The largest wildfire in New Mexico history—which is still burning—was started by the U.S. Forest Service, federal investigators announced Friday.
The catastrophe began as two fires that merged into one. Both wildfires have now been conclusively traced to planned burns conducted by the Forest Service. Planned or "prescribed" burns are used to reduce the threat of extreme fires by reducing the amount of dry fuel in the forest.
So far, the New Mexico fire has destroyed 330 homes and scorched some 500 square miles. The cost of battling the blaze has surpassed $130 million, and rises another $5 million each day, according to the Associated Press.
The Hermits Peak Fire started on April 6. On April 19, the Calf Canyon Fire sprang from a reignited "burn pile" that had been dormant through three winter snow events. They merged on April 22, and their destructive march across the Land of Enchantment still hasn't ended.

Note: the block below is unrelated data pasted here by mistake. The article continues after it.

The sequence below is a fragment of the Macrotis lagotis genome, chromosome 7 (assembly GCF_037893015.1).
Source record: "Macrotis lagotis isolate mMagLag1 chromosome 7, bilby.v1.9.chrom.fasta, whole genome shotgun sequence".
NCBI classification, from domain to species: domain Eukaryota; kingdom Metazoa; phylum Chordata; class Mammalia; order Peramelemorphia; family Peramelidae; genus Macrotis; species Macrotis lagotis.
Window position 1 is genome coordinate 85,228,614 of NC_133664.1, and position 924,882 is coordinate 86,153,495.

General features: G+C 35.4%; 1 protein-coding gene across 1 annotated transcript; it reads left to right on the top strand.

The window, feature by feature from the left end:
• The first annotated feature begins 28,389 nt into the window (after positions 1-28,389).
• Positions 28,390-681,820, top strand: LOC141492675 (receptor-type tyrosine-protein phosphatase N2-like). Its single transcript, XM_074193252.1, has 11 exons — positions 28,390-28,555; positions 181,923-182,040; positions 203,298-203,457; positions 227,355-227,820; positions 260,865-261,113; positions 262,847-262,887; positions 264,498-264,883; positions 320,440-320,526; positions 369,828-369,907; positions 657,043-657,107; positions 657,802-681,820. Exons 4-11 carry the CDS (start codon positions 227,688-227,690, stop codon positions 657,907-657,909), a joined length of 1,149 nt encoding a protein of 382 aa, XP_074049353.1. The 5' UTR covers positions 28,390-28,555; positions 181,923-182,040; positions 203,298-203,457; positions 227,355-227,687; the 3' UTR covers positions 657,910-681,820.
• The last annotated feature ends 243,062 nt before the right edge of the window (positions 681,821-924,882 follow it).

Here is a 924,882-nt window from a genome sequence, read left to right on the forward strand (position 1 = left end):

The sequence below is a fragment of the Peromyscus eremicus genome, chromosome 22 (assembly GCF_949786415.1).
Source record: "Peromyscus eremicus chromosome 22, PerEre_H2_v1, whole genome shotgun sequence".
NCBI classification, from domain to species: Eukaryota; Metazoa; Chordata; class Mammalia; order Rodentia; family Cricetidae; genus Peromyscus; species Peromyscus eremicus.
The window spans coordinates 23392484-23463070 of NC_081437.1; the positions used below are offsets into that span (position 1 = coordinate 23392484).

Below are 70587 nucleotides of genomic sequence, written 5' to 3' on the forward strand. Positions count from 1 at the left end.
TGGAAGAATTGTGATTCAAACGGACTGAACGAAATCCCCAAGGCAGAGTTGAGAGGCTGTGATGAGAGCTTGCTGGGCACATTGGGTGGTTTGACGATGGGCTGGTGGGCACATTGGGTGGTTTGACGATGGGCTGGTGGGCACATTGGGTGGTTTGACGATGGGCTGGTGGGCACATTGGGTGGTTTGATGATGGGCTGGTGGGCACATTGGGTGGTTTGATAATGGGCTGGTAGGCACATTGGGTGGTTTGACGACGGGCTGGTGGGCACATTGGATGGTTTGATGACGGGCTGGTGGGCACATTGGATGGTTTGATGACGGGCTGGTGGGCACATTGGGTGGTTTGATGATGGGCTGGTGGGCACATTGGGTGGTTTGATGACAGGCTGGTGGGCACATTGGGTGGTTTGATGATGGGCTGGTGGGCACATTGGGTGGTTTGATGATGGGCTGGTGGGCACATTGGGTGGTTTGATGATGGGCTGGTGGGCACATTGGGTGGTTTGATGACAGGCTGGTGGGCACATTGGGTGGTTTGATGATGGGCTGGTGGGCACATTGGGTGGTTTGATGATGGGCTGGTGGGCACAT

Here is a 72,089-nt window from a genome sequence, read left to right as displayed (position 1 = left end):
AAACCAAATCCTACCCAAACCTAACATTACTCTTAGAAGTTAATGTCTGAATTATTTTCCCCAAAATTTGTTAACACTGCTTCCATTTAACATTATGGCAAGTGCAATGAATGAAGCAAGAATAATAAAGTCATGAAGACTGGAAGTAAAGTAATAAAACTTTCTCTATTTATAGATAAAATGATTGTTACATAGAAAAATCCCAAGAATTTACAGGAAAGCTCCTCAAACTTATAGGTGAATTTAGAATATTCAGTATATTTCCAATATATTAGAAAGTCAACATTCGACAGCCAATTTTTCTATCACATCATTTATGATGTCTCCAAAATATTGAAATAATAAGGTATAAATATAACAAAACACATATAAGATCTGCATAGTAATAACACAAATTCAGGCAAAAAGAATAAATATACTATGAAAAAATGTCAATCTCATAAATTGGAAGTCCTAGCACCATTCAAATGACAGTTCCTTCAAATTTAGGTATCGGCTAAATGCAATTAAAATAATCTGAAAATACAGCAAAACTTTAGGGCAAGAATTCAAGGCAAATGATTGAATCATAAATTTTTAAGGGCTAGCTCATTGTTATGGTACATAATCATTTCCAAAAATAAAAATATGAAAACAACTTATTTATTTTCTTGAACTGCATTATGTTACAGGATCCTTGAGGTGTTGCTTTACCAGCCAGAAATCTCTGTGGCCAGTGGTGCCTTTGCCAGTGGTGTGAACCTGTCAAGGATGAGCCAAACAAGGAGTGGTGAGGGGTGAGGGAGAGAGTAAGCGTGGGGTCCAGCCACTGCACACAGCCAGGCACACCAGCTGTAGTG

“The pain and suffering of New Mexicans caused by the actions of the U.S. Forest Service—an agency that is intended to be a steward of our lands—is unfathomable. This is a first step toward the federal government taking full responsibility for the largest wildfire in state history."
On May 20, Forest Service Chief Randy Moore announced, "I am initiating a pause on prescribed fire operations on National Forest System lands while we conduct a 90-day review of protocols, decision support tools and practices ahead of planned operations this this fall."
In a typical year, the Forest Service conducts 4,500 prescribed burns. "In 99.84% of cases, prescribed fires go as planned," said Moore.
As New Mexicans can attest, the other 0.16% can be a doozie. The 2000 Cerro Grande Fire in New Mexico also started as a prescribed burn. Before it was extinguished, it torched 48,000 acres, destroyed buildings at the Los Alamos National Laboratory, left hundreds of families homeless and caused about $1 billion in damage.